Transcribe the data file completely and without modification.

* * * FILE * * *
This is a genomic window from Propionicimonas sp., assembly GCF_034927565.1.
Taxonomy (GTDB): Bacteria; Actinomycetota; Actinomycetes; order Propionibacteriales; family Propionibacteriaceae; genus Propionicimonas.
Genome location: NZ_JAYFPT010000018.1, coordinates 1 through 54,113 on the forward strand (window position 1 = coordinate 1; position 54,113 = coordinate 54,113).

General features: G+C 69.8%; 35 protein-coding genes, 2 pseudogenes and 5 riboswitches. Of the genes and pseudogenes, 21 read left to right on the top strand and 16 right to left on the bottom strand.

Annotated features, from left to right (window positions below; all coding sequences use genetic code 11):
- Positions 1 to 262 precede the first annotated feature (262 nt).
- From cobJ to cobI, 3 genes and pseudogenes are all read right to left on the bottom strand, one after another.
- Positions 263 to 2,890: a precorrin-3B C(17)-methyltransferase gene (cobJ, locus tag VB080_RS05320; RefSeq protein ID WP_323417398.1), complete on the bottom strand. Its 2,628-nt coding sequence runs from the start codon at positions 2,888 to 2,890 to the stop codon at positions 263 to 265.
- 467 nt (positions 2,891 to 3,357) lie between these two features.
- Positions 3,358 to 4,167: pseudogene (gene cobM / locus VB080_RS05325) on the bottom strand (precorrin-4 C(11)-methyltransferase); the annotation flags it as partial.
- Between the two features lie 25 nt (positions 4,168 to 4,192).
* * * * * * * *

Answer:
This is a genomic window from Propionicimonas sp., assembly GCF_034927565.1.
Taxonomy (GTDB): Bacteria; Actinomycetota; Actinomycetes; order Propionibacteriales; family Propionibacteriaceae; genus Propionicimonas.
Genome location: NZ_JAYFPT010000018.1, coordinates 1 through 54,113 on the forward strand (window position 1 = coordinate 1; position 54,113 = coordinate 54,113).

General features: G+C 69.8%; 35 protein-coding genes, 2 pseudogenes and 5 riboswitches. Of the genes and pseudogenes, 21 read left to right on the top strand and 16 right to left on the bottom strand.

Annotated features, from left to right (window positions below; all coding sequences use genetic code 11):
- Positions 1 to 262 precede the first annotated feature (262 nt).
- From cobJ to cobI, 3 genes and pseudogenes are all read right to left on the bottom strand, one after another.
- Positions 263 to 2,890: a precorrin-3B C(17)-methyltransferase gene (cobJ, locus tag VB080_RS05320; RefSeq protein ID WP_323417398.1), complete on the bottom strand. Its 2,628-nt coding sequence runs from the start codon at positions 2,888 to 2,890 to the stop codon at positions 263 to 265.
- 467 nt (positions 2,891 to 3,357) lie between these two features.
- Positions 3,358 to 4,167: pseudogene (gene cobM / locus VB080_RS05325) on the bottom strand (precorrin-4 C(11)-methyltransferase); the annotation flags it as partial.
- Between the two features lie 25 nt (positions 4,168 to 4,192).